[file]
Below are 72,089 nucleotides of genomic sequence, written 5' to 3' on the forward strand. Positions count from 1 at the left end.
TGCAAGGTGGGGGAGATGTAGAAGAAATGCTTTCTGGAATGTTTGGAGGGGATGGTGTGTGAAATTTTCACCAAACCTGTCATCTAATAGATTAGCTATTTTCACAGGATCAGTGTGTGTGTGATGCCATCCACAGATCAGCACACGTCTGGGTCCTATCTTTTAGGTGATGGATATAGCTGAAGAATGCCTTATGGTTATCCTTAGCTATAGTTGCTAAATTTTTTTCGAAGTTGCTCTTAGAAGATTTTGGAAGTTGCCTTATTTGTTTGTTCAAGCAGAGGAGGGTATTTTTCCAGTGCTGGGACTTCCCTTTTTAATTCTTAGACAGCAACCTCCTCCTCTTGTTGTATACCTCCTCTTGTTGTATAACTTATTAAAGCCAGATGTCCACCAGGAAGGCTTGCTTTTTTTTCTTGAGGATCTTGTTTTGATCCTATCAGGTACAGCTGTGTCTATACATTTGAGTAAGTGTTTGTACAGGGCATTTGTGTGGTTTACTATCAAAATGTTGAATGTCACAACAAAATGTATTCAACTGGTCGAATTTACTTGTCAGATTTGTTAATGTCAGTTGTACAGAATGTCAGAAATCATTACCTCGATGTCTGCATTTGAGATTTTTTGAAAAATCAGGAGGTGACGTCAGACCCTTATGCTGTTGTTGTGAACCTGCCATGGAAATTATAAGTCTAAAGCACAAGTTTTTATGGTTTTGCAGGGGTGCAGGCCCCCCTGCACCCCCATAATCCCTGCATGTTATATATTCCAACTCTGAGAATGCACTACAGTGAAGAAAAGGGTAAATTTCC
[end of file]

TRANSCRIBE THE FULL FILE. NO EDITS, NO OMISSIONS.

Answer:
Below are 72,089 nucleotides of genomic sequence, written 5' to 3' on the forward strand. Positions count from 1 at the left end.
TGCAAGGTGGGGGAGATGTAGAAGAAATGCTTTCTGGAATGTTTGGAGGGGATGGTGTGTGAAATTTTCACCAAACCTGTCATCTAATAGATTAGCTATTTTCACAGGATCAGTGTGTGTGTGATGCCATCCACAGATCAGCACACGTCTGGGTCCTATCTTTTAGGTGATGGATATAGCTGAAGAATGCCTTATGGTTATCCTTAGCTATAGTTGCTAAATTTTTTTCGAAGTTGCTCTTAGAAGATTTTGGAAGTTGCCTTATTTGTTTGTTCAAGCAGAGGAGGGTATTTTTCCAGTGCTGGGACTTCCCTTTTTAATTCTTAGACAGCAACCTCCTCCTCTTGTTGTATACCTCCTCTTGTTGTATAACTTATTAAAGCCAGATGTCCACCAGGAAGGCTTGCTTTTTTTTCTTGAGGATCTTGTTTTGATCCTATCAGGTACAGCTGTGTCTATACATTTGAGTAAGTGTTTGTACAGGGCATTTGTGTGGTTTACTATCAAAATGTTGAATGTCACAACAAAATGTATTCAACTGGTCGAATTTACTTGTCAGATTTGTTAATGTCAGTTGTACAGAATGTCAGAAATCATTACCTCGATGTCTGCATTTGAGATTTTTTGAAAAATCAGGAGGTGACGTCAGACCCTTATGCTGTTGTTGTGAACCTGCCATGGAAATTATAAGTCTAAAGCACAAGTTTTTATGGTTTTGCAGGGGTGCAGGCCCCCCTGCACCCCCATAATCCCTGCATGTTATATATTCCAACTCTGAGAATGCACTACAGTGAAGAAAAGGGTAAATTTCC